HAIR by Gerome Ragni & James Rado

Date and Venue 10 July 2009 @ 8pm | River Rock Theatre, Richmond

Reviewer Ed Farolan

When I first saw this show 40 years ago in Toronto, I was a young man doing graduate studies and enmeshed in the protest movement against the war in Vietnam, free love, pot and LSD, the Beatles, the revolution, and so forth and so on. Things haven't changed much since then. Now we continue having wars in Iraq and Afghanistan, more pot, protests...nothing has really changed. That old adage "history repeats itself" is so true.

In the news, we see Canadian soldiers come back in caskets from Afghanistan, and in this play, towards the end, we have one of the characters draped in an American flag, killed in Vietnam. So it's timely that this classic American "Tribal Love Rock Musical" is resuscitated and as the musical ends, the young people in the audience go up on stage to dance and sing "Let the Sun Shine In " and "Aquarius".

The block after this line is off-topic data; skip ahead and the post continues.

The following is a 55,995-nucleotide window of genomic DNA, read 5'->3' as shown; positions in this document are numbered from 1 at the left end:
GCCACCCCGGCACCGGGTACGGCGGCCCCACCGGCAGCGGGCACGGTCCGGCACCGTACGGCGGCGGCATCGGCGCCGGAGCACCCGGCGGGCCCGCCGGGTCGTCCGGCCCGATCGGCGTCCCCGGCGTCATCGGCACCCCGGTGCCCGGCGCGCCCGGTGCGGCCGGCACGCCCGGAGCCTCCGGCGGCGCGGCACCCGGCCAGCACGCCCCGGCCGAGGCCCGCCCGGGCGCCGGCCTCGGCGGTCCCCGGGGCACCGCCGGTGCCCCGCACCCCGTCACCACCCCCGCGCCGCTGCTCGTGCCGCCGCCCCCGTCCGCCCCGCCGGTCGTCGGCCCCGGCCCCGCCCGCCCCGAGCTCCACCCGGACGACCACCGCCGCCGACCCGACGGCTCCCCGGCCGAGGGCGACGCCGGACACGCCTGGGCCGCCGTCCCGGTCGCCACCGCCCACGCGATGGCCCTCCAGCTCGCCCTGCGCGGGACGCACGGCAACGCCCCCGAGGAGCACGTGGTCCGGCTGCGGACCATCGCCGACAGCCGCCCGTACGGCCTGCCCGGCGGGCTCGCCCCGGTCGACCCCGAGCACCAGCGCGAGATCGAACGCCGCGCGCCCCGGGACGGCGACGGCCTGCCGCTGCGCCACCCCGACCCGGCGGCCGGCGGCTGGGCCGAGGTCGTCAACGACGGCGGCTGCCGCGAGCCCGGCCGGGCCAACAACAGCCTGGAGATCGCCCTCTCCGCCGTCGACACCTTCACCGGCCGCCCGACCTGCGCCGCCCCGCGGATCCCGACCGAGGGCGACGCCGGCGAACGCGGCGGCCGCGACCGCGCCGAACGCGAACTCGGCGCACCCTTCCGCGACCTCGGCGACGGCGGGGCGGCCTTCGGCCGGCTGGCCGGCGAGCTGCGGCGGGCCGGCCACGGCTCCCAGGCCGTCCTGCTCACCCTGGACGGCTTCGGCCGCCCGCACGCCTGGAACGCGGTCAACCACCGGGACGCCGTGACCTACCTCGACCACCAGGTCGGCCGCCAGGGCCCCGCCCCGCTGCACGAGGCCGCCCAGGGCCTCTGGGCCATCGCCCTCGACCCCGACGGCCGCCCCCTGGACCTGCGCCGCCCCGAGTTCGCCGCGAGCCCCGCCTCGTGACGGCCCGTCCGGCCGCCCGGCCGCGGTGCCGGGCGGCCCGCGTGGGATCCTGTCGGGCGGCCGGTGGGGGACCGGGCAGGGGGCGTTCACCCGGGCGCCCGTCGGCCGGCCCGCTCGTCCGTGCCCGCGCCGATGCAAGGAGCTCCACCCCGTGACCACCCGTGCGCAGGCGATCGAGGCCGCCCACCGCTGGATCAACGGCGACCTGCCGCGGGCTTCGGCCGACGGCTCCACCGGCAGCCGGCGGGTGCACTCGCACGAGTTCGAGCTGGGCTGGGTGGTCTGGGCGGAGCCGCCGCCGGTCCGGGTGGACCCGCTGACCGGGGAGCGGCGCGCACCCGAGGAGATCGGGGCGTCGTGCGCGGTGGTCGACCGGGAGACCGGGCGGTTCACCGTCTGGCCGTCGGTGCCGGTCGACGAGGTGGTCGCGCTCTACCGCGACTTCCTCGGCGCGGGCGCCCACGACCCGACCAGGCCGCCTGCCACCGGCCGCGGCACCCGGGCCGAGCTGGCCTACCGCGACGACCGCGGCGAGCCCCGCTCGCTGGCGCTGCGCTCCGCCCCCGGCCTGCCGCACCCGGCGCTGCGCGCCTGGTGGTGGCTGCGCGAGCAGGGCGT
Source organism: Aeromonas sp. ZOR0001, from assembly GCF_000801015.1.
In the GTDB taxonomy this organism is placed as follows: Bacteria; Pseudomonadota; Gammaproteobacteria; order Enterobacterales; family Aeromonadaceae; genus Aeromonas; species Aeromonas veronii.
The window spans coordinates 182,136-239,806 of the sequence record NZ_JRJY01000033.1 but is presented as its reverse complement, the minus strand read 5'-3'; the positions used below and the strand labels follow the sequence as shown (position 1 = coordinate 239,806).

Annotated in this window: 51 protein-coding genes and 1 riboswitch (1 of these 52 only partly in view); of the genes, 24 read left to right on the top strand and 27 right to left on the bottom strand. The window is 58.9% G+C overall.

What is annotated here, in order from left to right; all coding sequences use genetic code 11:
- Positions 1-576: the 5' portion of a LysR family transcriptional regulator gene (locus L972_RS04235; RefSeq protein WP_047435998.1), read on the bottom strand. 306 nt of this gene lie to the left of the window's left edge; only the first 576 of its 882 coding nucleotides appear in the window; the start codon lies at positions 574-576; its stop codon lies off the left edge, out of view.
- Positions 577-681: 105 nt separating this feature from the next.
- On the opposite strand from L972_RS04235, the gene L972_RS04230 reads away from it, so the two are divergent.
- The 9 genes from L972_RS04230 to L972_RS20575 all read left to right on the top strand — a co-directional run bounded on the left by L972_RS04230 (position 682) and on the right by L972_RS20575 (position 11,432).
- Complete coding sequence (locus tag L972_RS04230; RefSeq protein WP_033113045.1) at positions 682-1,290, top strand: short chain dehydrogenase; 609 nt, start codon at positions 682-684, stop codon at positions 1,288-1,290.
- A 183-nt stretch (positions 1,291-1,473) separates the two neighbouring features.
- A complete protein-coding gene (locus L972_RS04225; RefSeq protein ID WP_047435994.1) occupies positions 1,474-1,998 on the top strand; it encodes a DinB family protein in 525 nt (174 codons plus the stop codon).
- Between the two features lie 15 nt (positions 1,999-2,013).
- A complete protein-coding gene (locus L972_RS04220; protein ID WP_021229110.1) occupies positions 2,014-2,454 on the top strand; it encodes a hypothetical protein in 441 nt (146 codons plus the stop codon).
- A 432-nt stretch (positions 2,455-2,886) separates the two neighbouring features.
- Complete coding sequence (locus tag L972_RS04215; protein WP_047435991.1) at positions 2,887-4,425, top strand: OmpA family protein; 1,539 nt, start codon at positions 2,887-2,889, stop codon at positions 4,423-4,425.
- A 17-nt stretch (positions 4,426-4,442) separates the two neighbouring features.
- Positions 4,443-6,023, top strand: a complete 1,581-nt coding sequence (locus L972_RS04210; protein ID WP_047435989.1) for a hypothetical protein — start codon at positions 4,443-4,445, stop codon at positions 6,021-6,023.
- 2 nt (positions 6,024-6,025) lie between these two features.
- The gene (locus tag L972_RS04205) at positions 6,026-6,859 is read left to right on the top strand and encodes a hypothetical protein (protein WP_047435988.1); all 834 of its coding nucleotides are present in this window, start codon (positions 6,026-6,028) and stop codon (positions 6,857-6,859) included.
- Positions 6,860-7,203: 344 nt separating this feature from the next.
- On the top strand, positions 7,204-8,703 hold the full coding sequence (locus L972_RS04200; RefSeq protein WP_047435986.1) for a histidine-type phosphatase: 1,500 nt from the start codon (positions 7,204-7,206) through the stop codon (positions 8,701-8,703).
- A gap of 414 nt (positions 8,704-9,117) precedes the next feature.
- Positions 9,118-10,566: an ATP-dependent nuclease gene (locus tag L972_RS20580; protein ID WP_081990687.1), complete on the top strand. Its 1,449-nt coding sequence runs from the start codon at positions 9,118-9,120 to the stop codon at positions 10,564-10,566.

To a lot of seniors in the audience like myself, it brings back memories of a celebration of life and freedom, the revolutionary spirit of youth, the passionate cry for hope and change that we all strived for in our youth.

Directed by Erin Hancock, the musical is performed by the Undergraduate Theatre Society of Seattle. It's not a professional group; it's probably a bunch of university students who decided to come up with this play. So I didn't expect much. Some of the songs were off-tune, and the mikes weren't working properly. At least four actors didn't have long hair, and only the main characters were wearing hippy outfits. But at curtain call, the audience stood up in ovation and the young ones (and some old hippies) ran up and joined the "tribe" dancing and singing.

It was an entertaining evening, another nostalgic trip for us seniors recalling those turbulent years which are still reflected in the happenings of today.This musical is currently being revived in New York, and I'm almost certain, in other cities in Europe, the US and Canada.

© 2009 Ed Farolan